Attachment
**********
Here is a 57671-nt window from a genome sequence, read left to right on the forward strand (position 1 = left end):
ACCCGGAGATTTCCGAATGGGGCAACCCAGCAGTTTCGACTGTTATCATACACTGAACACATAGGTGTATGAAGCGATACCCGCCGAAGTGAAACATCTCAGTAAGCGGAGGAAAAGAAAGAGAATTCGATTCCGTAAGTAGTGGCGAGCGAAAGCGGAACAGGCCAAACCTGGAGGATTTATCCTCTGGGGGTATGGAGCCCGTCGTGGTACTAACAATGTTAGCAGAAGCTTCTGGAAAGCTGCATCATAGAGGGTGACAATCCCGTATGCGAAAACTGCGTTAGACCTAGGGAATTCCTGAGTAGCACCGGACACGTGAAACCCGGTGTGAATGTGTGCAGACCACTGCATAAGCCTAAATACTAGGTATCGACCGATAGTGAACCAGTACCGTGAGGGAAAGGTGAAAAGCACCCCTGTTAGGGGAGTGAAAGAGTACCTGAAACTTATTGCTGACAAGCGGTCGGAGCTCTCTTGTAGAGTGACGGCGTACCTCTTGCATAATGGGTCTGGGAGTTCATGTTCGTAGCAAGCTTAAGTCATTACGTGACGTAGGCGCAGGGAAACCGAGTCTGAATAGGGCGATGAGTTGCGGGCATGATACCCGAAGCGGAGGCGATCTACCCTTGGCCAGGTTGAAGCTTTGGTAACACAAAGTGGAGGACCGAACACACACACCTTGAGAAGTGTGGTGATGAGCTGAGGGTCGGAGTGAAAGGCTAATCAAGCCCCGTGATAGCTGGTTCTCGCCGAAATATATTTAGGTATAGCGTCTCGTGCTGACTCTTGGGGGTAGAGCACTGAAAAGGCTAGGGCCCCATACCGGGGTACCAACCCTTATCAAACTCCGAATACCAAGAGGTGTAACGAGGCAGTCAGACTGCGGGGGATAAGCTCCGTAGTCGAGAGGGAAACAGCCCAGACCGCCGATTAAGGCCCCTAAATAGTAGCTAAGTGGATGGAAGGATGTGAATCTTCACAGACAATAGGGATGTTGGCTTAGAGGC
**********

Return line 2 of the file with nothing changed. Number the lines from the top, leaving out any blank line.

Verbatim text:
ACCCGGAGATTTCCGAATGGGGCAACCCAGCAGTTTCGACTGTTATCATACACTGAACACATAGGTGTATGAAGCGATACCCGCCGAAGTGAAACATCTCAGTAAGCGGAGGAAAAGAAAGAGAATTCGATTCCGTAAGTAGTGGCGAGCGAAAGCGGAACAGGCCAAACCTGGAGGATTTATCCTCTGGGGGTATGGAGCCCGTCGTGGTACTAACAATGTTAGCAGAAGCTTCTGGAAAGCTGCATCATAGAGGGTGACAATCCCGTATGCGAAAACTGCGTTAGACCTAGGGAATTCCTGAGTAGCACCGGACACGTGAAACCCGGTGTGAATGTGTGCAGACCACTGCATAAGCCTAAATACTAGGTATCGACCGATAGTGAACCAGTACCGTGAGGGAAAGGTGAAAAGCACCCCTGTTAGGGGAGTGAAAGAGTACCTGAAACTTATTGCTGACAAGCGGTCGGAGCTCTCTTGTAGAGTGACGGCGTACCTCTTGCATAATGGGTCTGGGAGTTCATGTTCGTAGCAAGCTTAAGTCATTACGTGACGTAGGCGCAGGGAAACCGAGTCTGAATAGGGCGATGAGTTGCGGGCATGATACCCGAAGCGGAGGCGATCTACCCTTGGCCAGGTTGAAGCTTTGGTAACACAAAGTGGAGGACCGAACACACACACCTTGAGAAGTGTGGTGATGAGCTGAGGGTCGGAGTGAAAGGCTAATCAAGCCCCGTGATAGCTGGTTCTCGCCGAAATATATTTAGGTATAGCGTCTCGTGCTGACTCTTGGGGGTAGAGCACTGAAAAGGCTAGGGCCCCATACCGGGGTACCAACCCTTATCAAACTCCGAATACCAAGAGGTGTAACGAGGCAGTCAGACTGCGGGGGATAAGCTCCGTAGTCGAGAGGGAAACAGCCCAGACCGCCGATTAAGGCCCCTAAATAGTAGCTAAGTGGATGGAAGGATGTGAATCTTCACAGACAATAGGGATGTTGGCTTAGAGGC